Way To Say

In many ways, I see myself as a tinker, using a shed full of bits that I have collected over the years to create useful constructions which can help make everyday life easier.

My craft is in words, building structures of communication which more easily and effectively let people share their needs, desires and experiences.   By offering a way to smooth communication, making it more satisfying, I not only tell my own story but offer tools to everyone.

My sister recently had to write a recommendation for a friend.  When he was moved by it, finding it gushy, she told him I had written it.  How, he wondered, could I know so much about him to make such a strong statement?

As a photographer, his skill is to make memorable images for clients.   He couldn’t understand, though, how a writer’s skill is to collect information and put it into neat structures that convey both fact and feeling with grace.

The process is simple, my sister explained. I let her talk for a while, while she asks questions, and then I go out and do some research, maybe going back into my memory, maybe searching, or maybe talking to others and then I give her a draft that she can correct and polish to more effectively represent what she wanted to say in the first place.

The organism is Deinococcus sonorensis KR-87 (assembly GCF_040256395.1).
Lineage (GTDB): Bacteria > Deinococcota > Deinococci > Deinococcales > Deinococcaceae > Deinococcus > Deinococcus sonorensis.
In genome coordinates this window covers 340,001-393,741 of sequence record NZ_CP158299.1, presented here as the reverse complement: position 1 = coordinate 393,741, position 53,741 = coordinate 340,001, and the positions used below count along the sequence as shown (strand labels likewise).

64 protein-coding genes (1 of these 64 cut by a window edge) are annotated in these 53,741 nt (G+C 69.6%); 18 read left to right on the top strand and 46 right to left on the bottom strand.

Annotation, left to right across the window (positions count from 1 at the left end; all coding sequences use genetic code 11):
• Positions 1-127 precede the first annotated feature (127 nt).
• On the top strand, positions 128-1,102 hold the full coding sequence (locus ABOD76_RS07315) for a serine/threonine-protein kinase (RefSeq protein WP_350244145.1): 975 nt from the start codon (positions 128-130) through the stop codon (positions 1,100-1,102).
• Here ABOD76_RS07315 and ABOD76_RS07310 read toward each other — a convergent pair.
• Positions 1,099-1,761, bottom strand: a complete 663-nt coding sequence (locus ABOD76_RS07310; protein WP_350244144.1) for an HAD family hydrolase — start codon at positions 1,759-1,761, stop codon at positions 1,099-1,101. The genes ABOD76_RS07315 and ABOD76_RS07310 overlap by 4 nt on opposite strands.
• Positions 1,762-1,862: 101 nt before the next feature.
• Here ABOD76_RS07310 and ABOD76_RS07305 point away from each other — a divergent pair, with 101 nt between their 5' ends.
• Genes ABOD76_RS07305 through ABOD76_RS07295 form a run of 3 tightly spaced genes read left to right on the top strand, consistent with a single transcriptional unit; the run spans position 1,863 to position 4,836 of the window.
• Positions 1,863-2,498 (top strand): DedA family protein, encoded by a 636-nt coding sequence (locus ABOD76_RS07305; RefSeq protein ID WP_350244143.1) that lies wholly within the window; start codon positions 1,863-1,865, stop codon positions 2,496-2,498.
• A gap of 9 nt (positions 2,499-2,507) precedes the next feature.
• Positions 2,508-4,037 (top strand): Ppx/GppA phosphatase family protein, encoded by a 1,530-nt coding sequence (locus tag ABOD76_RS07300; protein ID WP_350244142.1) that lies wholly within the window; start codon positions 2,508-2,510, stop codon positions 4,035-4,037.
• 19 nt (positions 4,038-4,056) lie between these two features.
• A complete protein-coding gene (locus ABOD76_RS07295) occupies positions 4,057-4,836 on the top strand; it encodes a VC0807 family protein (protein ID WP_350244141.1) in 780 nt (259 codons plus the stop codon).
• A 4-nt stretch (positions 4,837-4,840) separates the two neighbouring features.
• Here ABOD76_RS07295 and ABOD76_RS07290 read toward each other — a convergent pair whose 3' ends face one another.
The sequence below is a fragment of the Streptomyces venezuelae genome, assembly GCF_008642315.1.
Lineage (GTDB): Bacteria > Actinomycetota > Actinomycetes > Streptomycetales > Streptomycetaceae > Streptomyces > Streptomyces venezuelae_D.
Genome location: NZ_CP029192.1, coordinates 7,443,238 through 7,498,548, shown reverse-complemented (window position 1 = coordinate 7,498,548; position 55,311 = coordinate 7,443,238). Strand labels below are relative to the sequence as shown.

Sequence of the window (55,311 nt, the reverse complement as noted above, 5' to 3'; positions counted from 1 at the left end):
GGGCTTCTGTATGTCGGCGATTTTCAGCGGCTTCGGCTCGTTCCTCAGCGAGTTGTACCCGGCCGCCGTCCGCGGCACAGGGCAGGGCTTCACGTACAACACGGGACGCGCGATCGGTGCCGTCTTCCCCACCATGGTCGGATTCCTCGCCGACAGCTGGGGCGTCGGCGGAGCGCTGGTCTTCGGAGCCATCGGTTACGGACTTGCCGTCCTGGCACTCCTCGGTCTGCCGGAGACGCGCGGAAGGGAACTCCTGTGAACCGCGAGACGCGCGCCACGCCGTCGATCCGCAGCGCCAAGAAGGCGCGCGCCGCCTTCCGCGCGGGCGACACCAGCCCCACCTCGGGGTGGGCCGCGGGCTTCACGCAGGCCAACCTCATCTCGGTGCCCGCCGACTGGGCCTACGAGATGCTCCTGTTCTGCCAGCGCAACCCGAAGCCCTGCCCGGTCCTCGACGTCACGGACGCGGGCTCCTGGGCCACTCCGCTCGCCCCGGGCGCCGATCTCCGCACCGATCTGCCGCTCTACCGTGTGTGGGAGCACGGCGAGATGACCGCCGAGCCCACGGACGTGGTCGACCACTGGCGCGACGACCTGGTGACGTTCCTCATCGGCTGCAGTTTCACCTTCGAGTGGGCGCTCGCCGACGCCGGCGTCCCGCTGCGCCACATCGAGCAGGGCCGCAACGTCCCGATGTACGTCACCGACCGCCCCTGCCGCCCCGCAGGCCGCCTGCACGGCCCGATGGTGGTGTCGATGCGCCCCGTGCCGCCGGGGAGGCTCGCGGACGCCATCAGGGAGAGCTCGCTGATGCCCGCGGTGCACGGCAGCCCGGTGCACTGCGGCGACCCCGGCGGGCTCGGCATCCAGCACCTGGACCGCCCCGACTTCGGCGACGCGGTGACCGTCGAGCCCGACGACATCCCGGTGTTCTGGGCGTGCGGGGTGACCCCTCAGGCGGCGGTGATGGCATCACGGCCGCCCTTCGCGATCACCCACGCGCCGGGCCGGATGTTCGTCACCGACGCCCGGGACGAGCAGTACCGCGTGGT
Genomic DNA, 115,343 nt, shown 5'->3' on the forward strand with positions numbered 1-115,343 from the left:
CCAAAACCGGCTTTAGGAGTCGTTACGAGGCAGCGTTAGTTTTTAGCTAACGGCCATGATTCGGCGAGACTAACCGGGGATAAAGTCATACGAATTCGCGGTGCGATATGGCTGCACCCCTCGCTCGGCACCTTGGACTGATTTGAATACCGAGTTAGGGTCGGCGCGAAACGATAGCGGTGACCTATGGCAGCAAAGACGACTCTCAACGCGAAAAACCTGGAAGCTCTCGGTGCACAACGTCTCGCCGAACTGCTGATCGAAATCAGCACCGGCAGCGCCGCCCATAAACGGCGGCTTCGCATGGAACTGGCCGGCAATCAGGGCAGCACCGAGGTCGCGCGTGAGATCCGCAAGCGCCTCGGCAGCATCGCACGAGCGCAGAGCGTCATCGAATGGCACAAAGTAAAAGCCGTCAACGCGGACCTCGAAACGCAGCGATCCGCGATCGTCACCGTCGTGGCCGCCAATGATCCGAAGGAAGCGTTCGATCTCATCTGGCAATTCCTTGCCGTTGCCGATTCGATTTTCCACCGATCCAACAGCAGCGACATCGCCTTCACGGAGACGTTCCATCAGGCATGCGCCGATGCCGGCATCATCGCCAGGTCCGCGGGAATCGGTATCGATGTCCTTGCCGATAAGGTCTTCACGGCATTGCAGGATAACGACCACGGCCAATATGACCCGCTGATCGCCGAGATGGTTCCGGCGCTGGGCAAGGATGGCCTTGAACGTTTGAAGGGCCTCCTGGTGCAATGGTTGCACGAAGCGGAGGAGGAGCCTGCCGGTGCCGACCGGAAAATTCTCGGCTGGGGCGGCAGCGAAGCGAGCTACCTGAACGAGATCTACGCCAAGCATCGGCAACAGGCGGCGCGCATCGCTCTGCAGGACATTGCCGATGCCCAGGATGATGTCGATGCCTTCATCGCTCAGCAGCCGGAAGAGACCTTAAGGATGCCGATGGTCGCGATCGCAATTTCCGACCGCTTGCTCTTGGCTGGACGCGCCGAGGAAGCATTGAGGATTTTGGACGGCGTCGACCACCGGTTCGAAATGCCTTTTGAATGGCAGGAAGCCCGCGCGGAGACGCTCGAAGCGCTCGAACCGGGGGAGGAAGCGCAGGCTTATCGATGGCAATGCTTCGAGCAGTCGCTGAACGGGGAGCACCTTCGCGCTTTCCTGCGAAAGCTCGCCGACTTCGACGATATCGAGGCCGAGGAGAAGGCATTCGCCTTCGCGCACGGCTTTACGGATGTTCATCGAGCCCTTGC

Writing, like so many other human endeavours, is rooted in craft.   Mastery comes through exercise, building and correcting, starting and throwing out, going back until you own the process.

When I was young, I heard someone say that you cannot write well until you can type as fast as you can think.   I told this to a writing group and they looked blankly at me, not understanding what my sister does as a fabric artist: fluidity of expression creates the most powerful works.   It is often better to discard drafts and start over rather than pound and sweat, because the results from the rework will show strain from the beginning.

My correspondents are used to hearing me say that I agree with them, but that I might put it another way, then offering a different construction.   Most often they see the value in what I share, using precision and wit to convey the idea a little more sharply.

For humans, it is almost impossible to think clearly about anything we cannot put into words.   Until we can say it, we cannot share it or sharpen it.

When I was supporting a lot of newly out crossdressers, one of the first steps in helping them own their own style was asking them to describe, in words, the outfits of women they saw around them.  Girls learn this process by osmosis, listening to their mothers discuss fashion, but for those of us raised as boys we have to work to own that language.

As we put what we see into words, sharing it with friends, we begin to clarify and codify the notions that we find compelling and that work for us.  We build a linguistic context for creating visual style which allows us to both more deeply understand what we want and to get help in finding the pieces which will work to create our own unique vision.

Knowing the rules well is always the best basis for breaking the rules, because only when you know the routine can you twist it for the better, putting your own unique and quality stamp on it.